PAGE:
Posts Tagged ‘Polystichum’

More Discoveries along the Calapooya Crest

Cascade gras-of-Parnassus (Parnassia cirrata var. intermedia) is one of my favorite wildflowers and a wonderful bonus this late in the season.

Cascade grass-of-Parnassus (Parnassia cirrata var. intermedia) is one of my favorite wildflowers and a wonderful bonus this late in the season.

Ever since our early June trip to the meadow along Road 3810 on the south side of Loletta Peak (see Another Exciting Day in the Calapooyas: The Sequel), John Koenig and I had been planning to return to see the later blooming plants, especially the Cascade fringed grass-of-Parnassus (Parnassia cirrata) that we found there. Just before we had planned to go, Ed Alverson e-mailed me about the quaking aspen (Populus tremuloides) we had discovered there. He’s been studying the scattered populations on the west side of the Cascades in Oregon and Washington. The timing was perfect, as we were able to take Ed along on August 12 to see the population in what we were now calling “Aspen Meadow.” We had been somewhat concerned with all the fires down in Douglas County, especially the Potter Mountain complex burning just east of Balm Mountain (thankfully not actually on Potter Mountain). But other than some drifting smoke above, we had no problems reaching our destination and enjoying what was an otherwise lovely day. Read the rest of this entry »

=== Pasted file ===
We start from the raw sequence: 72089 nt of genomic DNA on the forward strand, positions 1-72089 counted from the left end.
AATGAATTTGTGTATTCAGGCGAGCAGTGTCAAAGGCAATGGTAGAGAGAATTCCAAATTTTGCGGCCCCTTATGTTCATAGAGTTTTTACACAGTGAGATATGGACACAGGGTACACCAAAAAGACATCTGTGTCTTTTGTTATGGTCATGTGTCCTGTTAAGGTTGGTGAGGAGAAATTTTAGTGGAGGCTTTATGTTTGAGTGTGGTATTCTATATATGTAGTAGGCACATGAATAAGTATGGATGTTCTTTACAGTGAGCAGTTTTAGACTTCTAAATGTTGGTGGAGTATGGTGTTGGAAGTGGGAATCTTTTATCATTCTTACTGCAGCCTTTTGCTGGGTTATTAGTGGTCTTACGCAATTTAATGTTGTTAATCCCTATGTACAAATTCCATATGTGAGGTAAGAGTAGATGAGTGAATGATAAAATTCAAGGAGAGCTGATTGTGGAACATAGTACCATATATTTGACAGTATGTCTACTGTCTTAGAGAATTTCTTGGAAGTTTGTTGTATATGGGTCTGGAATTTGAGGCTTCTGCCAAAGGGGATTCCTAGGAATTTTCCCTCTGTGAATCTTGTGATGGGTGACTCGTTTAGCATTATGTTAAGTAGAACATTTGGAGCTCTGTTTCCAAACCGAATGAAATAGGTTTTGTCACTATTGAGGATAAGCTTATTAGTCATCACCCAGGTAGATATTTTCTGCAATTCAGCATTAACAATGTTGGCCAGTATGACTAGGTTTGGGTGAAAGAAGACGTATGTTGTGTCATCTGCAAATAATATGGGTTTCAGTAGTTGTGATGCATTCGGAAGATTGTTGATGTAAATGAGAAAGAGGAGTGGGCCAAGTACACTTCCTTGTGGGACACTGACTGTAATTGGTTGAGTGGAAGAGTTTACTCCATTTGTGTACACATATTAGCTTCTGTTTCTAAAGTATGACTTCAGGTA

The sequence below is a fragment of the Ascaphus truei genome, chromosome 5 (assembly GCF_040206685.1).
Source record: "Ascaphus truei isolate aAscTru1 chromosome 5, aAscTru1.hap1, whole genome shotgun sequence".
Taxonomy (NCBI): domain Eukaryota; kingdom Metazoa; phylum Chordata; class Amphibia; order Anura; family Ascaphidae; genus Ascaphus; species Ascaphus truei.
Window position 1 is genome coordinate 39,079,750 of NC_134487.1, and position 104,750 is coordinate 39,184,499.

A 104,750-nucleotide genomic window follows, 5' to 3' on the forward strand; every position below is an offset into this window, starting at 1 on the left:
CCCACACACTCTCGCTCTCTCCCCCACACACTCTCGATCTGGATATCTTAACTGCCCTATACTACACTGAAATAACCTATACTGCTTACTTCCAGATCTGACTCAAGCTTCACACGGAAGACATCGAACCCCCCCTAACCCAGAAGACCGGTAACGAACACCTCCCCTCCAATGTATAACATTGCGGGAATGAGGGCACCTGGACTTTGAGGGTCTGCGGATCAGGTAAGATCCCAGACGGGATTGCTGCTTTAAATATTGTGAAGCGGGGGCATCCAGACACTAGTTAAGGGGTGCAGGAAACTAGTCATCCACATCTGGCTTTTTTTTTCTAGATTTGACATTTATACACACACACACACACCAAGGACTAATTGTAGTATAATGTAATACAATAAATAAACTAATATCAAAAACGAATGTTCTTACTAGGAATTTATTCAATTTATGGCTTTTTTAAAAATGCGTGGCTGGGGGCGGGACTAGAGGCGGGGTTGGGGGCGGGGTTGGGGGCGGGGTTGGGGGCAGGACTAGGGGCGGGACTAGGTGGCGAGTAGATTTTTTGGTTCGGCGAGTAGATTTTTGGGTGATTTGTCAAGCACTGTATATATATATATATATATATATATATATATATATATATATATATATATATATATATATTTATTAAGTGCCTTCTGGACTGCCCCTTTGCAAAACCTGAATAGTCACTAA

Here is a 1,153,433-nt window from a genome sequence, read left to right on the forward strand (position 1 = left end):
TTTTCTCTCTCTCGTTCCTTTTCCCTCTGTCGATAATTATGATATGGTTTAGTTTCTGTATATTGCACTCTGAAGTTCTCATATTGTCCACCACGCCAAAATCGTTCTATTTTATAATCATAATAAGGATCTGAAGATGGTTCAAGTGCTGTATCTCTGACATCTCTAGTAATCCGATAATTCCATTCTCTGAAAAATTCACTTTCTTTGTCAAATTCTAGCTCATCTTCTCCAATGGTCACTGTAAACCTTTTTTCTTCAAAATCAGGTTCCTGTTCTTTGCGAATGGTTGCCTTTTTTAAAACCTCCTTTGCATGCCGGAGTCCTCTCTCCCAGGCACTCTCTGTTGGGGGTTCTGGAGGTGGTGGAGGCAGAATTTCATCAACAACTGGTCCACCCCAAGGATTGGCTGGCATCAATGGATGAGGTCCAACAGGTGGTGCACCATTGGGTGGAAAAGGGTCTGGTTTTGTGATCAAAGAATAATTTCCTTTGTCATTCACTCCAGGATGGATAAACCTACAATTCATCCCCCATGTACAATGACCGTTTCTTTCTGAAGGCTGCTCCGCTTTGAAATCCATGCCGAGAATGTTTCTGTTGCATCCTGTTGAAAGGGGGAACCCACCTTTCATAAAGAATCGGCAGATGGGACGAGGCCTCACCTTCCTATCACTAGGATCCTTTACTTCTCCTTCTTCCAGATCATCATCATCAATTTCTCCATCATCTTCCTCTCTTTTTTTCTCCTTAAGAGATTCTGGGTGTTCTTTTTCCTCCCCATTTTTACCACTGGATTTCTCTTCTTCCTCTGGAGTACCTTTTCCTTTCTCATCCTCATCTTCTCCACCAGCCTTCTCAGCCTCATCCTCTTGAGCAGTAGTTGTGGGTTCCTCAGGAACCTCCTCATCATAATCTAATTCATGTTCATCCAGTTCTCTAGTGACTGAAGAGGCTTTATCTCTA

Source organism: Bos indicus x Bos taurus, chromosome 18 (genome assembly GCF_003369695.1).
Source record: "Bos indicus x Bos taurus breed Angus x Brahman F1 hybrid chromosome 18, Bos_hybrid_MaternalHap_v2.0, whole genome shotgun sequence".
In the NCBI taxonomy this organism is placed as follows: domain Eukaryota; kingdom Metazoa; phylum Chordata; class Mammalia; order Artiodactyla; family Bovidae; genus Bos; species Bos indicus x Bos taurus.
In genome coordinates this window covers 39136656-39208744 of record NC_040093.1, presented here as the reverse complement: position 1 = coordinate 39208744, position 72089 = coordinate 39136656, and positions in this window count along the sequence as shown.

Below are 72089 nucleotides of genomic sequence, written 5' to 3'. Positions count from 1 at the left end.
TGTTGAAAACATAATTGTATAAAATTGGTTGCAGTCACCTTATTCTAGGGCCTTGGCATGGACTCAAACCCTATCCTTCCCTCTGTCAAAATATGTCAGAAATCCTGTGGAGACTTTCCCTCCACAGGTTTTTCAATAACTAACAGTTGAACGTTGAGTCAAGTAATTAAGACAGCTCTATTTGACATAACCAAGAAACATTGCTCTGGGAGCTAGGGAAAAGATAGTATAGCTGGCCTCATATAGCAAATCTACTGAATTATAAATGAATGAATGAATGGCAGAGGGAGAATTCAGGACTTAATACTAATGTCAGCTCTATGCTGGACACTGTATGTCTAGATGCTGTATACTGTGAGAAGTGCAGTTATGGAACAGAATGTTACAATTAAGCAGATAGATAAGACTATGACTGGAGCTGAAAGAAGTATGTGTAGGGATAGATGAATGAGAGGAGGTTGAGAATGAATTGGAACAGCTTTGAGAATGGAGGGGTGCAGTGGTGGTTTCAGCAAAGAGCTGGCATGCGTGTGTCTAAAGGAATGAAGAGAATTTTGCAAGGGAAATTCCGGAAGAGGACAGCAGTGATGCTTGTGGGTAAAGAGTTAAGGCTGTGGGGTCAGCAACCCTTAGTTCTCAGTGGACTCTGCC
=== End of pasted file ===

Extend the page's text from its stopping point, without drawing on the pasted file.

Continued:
Searching for Erythronium at Hemlock Lake

Ed Alverson recently contacted me about looking for Klamath fawn lily (Erythronium klamathense) as close to Eugene as possible. There’s an historic record from the Bohemia/Fairview area, but no one has relocated that population, nor are there any other Lane County locations for this southern montane species. Unbeknownst to either of us, we had both been contacted by the same researcher in Romania who is doing some DNA studies on the genus and had been asked to collected samples. Hopefully he’ll be happy that we got duplicates of some of the species. So although I had already collected some E. klamathense when I was down at Grizzly Peak (see Spring Comes Exceptionally Early to Grizzly Peak), Ed still wanted to see it as did John Koenig, so on Friday (May 30), we headed down to Hemlock Lake in Douglas County, the northernmost site I’ve seen it growing.

Great polemonium (Polemonium carneum) looking great! The way the pretty creamy flowers fade to peach and eventually pink adds to their beauty.

Great polemonium (Polemonium carneum) looking great! The way the pretty creamy flowers fade to peach and eventually pink adds to their beauty.

Read the rest of this entry »

Archives
Notification of New Posts